NBA Teams Reportedly Prefer To Head Straight To Bubble Locations Instead Of Returning To Home Cities

If the latest reports are to be believed, it certainly appears that the NBA is inching ever-so-slowly toward a return to action. There’s been plenty of discussion in recent weeks about how this might work logistically, given the safety protocols that would have to be implemented as the global COVID-19 pandemic continues to spread.

Last week, the league announced that teams residing in markets that have loosened their social distancing restrictions could resume skeleton-crew workouts at their practice facilities, but that was met with a tepid response, in no small part because so many players have traveled out of market to be with their families during the crisis and are reluctant to return until there is a more definitive plan to resume play.

The idea of a so-called “bubble” location has taken hold, with Walt Disney World in Orlando emerging as the clear front-runner to host the games, which various reports have indicated could include an abbreviated 70-game finish to the regular season, followed by the playoffs.

In order for that to happen, players and team personnel would potentially have to undergo 14-day quarantines, and there is reportedly some consensus among them that they’d prefer to simply travel straight to the bubble location rather than return to their home cities and have to quarantine twice. Via Adrian Wojnarowski of ESPN:

Teams want to avoid having to quarantine significant portions of their rosters twice — once upon returning to more restrictive markets, and again, at the bubble site.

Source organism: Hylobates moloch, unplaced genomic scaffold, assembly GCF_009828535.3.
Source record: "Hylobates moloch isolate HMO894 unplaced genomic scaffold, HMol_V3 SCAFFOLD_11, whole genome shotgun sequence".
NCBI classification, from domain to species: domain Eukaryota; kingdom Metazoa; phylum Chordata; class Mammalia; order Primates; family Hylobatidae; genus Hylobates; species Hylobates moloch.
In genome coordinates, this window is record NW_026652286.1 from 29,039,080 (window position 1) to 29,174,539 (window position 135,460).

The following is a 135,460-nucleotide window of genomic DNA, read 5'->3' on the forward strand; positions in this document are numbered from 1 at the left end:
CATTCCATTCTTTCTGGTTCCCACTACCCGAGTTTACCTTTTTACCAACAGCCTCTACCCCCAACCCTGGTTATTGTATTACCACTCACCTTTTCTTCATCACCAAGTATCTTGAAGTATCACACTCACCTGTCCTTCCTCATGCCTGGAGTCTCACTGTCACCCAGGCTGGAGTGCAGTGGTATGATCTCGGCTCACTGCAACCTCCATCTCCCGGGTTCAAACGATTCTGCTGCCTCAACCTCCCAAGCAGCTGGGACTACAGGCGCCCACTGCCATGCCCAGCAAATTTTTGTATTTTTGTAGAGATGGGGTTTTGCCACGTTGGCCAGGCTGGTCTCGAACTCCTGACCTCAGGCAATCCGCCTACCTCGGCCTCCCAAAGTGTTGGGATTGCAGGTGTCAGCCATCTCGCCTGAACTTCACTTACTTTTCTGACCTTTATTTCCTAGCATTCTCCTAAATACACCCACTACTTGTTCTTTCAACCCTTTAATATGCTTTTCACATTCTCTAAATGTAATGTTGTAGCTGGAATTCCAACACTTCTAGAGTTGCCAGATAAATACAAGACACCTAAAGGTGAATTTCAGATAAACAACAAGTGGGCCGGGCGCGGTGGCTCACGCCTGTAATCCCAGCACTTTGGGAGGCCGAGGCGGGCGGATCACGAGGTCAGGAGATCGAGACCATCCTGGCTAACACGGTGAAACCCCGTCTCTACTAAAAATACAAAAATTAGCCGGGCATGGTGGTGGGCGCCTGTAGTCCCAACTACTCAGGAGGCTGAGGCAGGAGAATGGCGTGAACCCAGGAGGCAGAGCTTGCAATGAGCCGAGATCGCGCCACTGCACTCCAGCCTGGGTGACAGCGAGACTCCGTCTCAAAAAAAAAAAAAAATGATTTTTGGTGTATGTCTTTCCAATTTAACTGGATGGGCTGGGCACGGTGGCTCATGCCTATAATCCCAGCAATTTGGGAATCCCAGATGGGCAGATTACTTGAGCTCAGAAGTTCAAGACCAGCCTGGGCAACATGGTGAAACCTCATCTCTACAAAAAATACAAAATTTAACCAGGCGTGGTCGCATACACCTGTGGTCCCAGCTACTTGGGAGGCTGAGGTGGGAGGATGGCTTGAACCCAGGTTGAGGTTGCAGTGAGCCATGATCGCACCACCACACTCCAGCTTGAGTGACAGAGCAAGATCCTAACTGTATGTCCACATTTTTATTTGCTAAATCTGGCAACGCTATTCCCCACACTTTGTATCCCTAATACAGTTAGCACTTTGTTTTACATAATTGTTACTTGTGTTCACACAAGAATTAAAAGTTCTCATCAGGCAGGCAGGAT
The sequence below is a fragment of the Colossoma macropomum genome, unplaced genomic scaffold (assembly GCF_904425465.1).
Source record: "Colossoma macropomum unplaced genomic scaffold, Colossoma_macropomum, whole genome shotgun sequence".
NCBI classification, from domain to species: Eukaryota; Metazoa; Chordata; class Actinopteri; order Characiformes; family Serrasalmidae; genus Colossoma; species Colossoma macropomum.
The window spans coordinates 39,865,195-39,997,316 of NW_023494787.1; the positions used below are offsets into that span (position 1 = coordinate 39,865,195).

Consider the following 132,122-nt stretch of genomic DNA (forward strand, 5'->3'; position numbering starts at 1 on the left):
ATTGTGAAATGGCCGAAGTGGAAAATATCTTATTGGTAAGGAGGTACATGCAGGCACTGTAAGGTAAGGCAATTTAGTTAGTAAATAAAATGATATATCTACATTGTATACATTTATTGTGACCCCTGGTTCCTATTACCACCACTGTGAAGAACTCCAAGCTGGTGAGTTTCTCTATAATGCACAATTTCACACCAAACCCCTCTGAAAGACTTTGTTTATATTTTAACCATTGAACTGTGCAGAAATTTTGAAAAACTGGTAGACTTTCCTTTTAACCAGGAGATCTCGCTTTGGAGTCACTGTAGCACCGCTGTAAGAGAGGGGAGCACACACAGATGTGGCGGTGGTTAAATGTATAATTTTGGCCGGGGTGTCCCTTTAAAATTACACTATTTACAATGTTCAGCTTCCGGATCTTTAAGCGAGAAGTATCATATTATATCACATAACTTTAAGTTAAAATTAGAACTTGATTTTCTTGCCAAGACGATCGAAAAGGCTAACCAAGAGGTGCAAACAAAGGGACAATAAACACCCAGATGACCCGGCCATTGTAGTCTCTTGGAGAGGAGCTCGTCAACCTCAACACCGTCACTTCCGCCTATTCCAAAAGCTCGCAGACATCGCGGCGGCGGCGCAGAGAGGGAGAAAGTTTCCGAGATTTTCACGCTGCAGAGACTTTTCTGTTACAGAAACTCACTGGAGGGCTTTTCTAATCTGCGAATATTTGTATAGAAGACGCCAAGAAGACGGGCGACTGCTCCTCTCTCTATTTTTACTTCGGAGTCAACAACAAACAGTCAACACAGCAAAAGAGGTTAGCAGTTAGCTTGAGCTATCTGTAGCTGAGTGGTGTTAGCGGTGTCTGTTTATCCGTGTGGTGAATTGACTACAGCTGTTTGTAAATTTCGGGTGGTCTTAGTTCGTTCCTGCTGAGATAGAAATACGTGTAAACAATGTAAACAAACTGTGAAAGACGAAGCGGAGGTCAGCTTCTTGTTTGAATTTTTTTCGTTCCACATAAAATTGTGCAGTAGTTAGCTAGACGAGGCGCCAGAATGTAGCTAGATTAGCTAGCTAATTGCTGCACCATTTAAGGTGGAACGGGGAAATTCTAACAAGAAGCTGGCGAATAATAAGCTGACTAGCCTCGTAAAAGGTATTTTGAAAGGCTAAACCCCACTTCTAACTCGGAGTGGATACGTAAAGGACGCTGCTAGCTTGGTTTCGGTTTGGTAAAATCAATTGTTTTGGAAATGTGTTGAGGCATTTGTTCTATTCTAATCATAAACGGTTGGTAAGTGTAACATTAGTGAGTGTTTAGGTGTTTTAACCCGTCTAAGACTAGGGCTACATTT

In anticipation of the league’s expectation of restarting the season, the NBA has told those teams that it plans to work with them on solutions that possibly include redirecting some teams directly to campus/bubble sites instead of team facilities to hold training camps, sources said.

For example, here’s what Raptors All-Star guard Kyle Lowry wants to avoid: He has been working out in Philadelphia and could have to return to Toronto and quarantine for two weeks — without a guarantee that Canadian regulations would let him use the team’s facility during that period of time. Conditioning gains he had made could be dulled — just as Lowry and others are looking to accelerate preparation.

An additional report on Friday indicated that the travel squad for each NBA team would be reduced to a maximum of 35 people in all, whereas teams regularly travel with more than 50 people. Regardless, an NBA return is starting to look more promising as the league continues to hammer out all of the details on what will be mammoth undertaking to safely resume play.


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